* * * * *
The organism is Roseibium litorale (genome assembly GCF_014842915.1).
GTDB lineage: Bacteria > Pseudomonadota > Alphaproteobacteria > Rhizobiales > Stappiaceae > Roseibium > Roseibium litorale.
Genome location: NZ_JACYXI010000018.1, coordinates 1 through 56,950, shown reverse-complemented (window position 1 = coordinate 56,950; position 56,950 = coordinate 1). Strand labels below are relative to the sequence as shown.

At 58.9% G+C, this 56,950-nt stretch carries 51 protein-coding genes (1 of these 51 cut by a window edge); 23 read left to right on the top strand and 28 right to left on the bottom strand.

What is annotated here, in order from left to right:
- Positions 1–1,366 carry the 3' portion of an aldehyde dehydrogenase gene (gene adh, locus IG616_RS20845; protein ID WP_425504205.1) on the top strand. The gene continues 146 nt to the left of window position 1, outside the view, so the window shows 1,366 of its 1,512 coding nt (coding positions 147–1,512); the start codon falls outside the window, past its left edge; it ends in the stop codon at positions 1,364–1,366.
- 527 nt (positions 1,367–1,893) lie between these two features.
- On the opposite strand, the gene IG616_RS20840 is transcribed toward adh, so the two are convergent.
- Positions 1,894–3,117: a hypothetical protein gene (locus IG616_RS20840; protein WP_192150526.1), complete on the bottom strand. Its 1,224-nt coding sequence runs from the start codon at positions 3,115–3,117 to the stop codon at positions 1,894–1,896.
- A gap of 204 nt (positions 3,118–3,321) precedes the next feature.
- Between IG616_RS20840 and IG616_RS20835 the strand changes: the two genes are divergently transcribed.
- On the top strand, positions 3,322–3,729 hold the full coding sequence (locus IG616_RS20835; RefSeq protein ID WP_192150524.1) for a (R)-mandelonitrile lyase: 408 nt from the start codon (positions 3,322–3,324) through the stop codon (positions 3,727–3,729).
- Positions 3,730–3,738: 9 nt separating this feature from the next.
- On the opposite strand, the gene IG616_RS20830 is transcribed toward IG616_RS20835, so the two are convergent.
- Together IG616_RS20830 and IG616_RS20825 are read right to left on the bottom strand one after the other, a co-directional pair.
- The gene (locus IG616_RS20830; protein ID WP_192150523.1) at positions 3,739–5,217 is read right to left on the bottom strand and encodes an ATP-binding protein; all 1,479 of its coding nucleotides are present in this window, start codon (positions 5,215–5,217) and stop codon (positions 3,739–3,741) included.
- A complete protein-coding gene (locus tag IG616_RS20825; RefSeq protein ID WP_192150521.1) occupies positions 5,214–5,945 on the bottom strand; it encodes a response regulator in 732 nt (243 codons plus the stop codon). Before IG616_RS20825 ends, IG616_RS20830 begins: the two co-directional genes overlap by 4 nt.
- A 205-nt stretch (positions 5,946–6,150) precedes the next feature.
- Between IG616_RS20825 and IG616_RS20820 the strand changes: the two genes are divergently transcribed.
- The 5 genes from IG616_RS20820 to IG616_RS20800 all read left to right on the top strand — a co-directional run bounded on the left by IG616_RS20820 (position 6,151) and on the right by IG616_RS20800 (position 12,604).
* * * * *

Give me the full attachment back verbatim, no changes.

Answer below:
The organism is Roseibium litorale (genome assembly GCF_014842915.1).
GTDB lineage: Bacteria > Pseudomonadota > Alphaproteobacteria > Rhizobiales > Stappiaceae > Roseibium > Roseibium litorale.
Genome location: NZ_JACYXI010000018.1, coordinates 1 through 56,950, shown reverse-complemented (window position 1 = coordinate 56,950; position 56,950 = coordinate 1). Strand labels below are relative to the sequence as shown.

At 58.9% G+C, this 56,950-nt stretch carries 51 protein-coding genes (1 of these 51 cut by a window edge); 23 read left to right on the top strand and 28 right to left on the bottom strand.

What is annotated here, in order from left to right:
- Positions 1–1,366 carry the 3' portion of an aldehyde dehydrogenase gene (gene adh, locus IG616_RS20845; protein ID WP_425504205.1) on the top strand. The gene continues 146 nt to the left of window position 1, outside the view, so the window shows 1,366 of its 1,512 coding nt (coding positions 147–1,512); the start codon falls outside the window, past its left edge; it ends in the stop codon at positions 1,364–1,366.
- 527 nt (positions 1,367–1,893) lie between these two features.
- On the opposite strand, the gene IG616_RS20840 is transcribed toward adh, so the two are convergent.
- Positions 1,894–3,117: a hypothetical protein gene (locus IG616_RS20840; protein WP_192150526.1), complete on the bottom strand. Its 1,224-nt coding sequence runs from the start codon at positions 3,115–3,117 to the stop codon at positions 1,894–1,896.
- A gap of 204 nt (positions 3,118–3,321) precedes the next feature.
- Between IG616_RS20840 and IG616_RS20835 the strand changes: the two genes are divergently transcribed.
- On the top strand, positions 3,322–3,729 hold the full coding sequence (locus IG616_RS20835; RefSeq protein ID WP_192150524.1) for a (R)-mandelonitrile lyase: 408 nt from the start codon (positions 3,322–3,324) through the stop codon (positions 3,727–3,729).
- Positions 3,730–3,738: 9 nt separating this feature from the next.
- On the opposite strand, the gene IG616_RS20830 is transcribed toward IG616_RS20835, so the two are convergent.
- Together IG616_RS20830 and IG616_RS20825 are read right to left on the bottom strand one after the other, a co-directional pair.
- The gene (locus IG616_RS20830; protein ID WP_192150523.1) at positions 3,739–5,217 is read right to left on the bottom strand and encodes an ATP-binding protein; all 1,479 of its coding nucleotides are present in this window, start codon (positions 5,215–5,217) and stop codon (positions 3,739–3,741) included.
- A complete protein-coding gene (locus tag IG616_RS20825; RefSeq protein ID WP_192150521.1) occupies positions 5,214–5,945 on the bottom strand; it encodes a response regulator in 732 nt (243 codons plus the stop codon). Before IG616_RS20825 ends, IG616_RS20830 begins: the two co-directional genes overlap by 4 nt.
- A 205-nt stretch (positions 5,946–6,150) precedes the next feature.
- Between IG616_RS20825 and IG616_RS20820 the strand changes: the two genes are divergently transcribed.
- The 5 genes from IG616_RS20820 to IG616_RS20800 all read left to right on the top strand — a co-directional run bounded on the left by IG616_RS20820 (position 6,151) and on the right by IG616_RS20800 (position 12,604).